Despite this, there are positives to cryptocurrency trading, and its growing popularity can’t be denied. So, how can we stay safe when trading, and what are the signs that your relationship with risky financial endeavours has become unhealthy?


"Things that might indicate compulsive or addictive struggles could include an ‘over’ preoccupation with the activity, loss, or a lacking of control, ‘chasing losses’, feeling irritable if not able to engage in the activity, dishonesty in relation to it, and concerns expressed by others,” Andrew explains. “Any of these may indicate a problematic pattern of engaging in these forms of trading. Unfortunately, like other addictions, for the person struggling it can be hard to spot these things when it has become an issue.

“One way to understand your relationship with trading is to stop for a while, and see how that feels; is it difficult? Do you find yourself dealing with difficult feelings that you might have been distracted from? Do you pick up some other activity or substance as a substitute? The answers to these questions can sometimes help you understand more about your relationship with trading.

“If you are trading to change the way you feel, you might want to seek healthier ways to do that, and/or address the source of your difficult feelings.”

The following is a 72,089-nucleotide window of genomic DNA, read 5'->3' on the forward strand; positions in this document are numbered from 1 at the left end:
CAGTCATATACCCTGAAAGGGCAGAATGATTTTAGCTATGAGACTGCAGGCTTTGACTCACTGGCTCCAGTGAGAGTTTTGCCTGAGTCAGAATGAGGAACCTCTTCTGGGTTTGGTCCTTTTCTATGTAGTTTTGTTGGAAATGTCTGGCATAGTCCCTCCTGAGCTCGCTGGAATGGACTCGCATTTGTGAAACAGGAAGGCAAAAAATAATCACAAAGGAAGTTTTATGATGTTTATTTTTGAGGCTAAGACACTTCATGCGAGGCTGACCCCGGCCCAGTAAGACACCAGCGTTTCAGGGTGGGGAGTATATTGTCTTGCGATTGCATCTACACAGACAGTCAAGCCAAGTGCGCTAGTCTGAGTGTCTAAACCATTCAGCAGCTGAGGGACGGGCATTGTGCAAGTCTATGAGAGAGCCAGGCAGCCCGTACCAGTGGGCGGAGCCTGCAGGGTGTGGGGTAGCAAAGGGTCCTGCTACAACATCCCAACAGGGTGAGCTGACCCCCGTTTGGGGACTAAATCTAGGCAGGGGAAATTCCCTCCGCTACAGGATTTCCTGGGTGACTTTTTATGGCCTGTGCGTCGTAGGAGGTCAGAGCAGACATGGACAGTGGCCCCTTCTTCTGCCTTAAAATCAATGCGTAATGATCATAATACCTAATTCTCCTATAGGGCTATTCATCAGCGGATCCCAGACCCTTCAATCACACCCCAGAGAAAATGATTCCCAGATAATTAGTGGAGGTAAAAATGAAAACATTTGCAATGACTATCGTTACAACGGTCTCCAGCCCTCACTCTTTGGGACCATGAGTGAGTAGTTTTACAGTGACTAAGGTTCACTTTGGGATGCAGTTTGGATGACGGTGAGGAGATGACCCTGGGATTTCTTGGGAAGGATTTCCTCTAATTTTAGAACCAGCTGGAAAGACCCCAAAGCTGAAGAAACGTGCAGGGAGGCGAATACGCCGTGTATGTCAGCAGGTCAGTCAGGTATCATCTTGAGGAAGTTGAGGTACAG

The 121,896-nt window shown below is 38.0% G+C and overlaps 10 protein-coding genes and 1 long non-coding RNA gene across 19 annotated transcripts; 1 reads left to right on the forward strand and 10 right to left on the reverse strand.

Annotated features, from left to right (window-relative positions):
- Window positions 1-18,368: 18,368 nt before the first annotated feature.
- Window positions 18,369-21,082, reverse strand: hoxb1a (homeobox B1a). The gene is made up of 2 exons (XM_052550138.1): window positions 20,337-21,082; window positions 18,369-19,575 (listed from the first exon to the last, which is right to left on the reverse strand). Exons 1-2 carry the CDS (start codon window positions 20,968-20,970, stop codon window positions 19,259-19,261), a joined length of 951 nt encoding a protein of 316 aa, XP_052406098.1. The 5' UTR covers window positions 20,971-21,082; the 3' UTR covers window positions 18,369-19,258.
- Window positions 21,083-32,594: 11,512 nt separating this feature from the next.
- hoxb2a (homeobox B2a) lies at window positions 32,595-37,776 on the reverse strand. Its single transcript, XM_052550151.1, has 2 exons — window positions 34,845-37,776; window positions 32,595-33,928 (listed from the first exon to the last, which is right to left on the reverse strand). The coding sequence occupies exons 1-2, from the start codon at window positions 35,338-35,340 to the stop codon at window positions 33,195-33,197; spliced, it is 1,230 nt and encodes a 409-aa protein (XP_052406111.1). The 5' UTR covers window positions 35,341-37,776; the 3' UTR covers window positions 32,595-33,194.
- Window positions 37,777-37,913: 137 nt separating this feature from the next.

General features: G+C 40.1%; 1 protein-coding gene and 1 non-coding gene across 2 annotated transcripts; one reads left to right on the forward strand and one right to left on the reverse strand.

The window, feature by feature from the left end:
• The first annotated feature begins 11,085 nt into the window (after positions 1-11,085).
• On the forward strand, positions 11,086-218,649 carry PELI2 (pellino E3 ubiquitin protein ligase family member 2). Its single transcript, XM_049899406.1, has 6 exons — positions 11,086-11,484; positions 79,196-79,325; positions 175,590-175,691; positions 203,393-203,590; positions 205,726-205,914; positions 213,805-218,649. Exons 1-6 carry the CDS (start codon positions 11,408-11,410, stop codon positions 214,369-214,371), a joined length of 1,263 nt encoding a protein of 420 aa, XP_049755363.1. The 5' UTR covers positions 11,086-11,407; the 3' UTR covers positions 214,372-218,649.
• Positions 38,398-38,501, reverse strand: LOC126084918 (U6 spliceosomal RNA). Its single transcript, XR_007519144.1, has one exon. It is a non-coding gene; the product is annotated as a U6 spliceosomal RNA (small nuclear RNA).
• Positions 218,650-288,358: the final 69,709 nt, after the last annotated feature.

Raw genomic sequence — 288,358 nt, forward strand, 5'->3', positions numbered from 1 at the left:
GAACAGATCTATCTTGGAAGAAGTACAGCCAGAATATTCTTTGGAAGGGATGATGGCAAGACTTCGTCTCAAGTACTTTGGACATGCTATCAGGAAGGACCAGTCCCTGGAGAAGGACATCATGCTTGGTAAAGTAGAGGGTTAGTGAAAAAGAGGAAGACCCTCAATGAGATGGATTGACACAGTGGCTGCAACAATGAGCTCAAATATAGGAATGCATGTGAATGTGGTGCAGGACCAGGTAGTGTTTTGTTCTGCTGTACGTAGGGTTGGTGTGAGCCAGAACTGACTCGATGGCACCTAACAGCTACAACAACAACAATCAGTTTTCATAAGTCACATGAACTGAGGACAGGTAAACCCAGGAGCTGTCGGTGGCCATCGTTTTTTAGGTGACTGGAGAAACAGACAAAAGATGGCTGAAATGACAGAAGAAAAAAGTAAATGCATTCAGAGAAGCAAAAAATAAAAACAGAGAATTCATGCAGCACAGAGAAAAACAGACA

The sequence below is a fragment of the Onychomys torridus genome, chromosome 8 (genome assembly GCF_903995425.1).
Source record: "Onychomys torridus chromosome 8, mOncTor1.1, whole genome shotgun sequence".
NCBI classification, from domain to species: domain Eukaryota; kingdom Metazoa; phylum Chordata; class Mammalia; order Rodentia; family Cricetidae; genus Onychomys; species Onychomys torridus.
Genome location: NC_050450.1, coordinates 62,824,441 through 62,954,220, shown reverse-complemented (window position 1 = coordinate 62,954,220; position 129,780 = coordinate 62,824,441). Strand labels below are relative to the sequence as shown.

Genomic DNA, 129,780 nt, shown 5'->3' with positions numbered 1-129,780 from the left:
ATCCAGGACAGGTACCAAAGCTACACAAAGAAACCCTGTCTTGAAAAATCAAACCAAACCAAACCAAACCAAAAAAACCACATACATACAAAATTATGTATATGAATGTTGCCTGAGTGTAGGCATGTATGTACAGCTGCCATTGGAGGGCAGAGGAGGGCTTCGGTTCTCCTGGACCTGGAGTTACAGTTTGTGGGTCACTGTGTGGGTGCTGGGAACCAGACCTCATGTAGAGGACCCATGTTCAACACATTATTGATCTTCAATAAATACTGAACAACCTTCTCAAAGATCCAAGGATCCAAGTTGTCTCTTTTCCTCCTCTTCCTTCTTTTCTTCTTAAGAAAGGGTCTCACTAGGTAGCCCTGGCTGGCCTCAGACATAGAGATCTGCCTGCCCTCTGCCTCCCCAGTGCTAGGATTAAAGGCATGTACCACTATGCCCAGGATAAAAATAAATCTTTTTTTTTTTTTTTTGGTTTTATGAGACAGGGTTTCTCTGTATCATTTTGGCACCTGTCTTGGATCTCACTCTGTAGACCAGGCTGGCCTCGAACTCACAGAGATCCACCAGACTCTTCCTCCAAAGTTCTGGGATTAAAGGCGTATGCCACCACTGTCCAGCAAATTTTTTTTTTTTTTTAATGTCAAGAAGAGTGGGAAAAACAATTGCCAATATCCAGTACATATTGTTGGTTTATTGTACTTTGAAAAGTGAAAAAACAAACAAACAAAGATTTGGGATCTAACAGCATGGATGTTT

Andrew recommends approaching cryptocurrencies with caution, making sure that you set limits in terms of time and money, and if you find yourself going over those limits, he suggests taking some time to question why you’re doing that, and assess whether it could be a warning sign.

Beyond that, be aware and realistic about the risks. Take time to thoroughly research whatever it is that you’re considering investing in, approach stories about quick and easy money with scepticism, and if you find yourself exhibiting some of the signs that Andrew outlined, take a step back, and reach out for help if you need it.

The world of cryptocurrency can feel like a minefield, and it can take time and patience to get your head around the various risks and processes. But while the landscape is uncertain, one thing’s for sure: cryptocurrencies aren’t going anywhere any time soon.

Where to find help

If you’re worried about your relationship with trading and gambling, the following services are there to help you:


Discover support for problem gambling for yourself, and for a
loved one, and connect with an advisor via their 24/7 free helpline on 0808 8020 133, start a live chat with an advisor, join a group chat with others in similar situations, or browse forums – all on

Castle Craig

Castle Craig is a rehabilitation clinic in the UK, and one of the only ones that offer specialist treatment for cryptocurrency addictions. You can find plenty more information about this specific addiction, what causes it, and how to find the best help, by visiting

To connect with a counsellor or to find out more information about gambling addiction, visit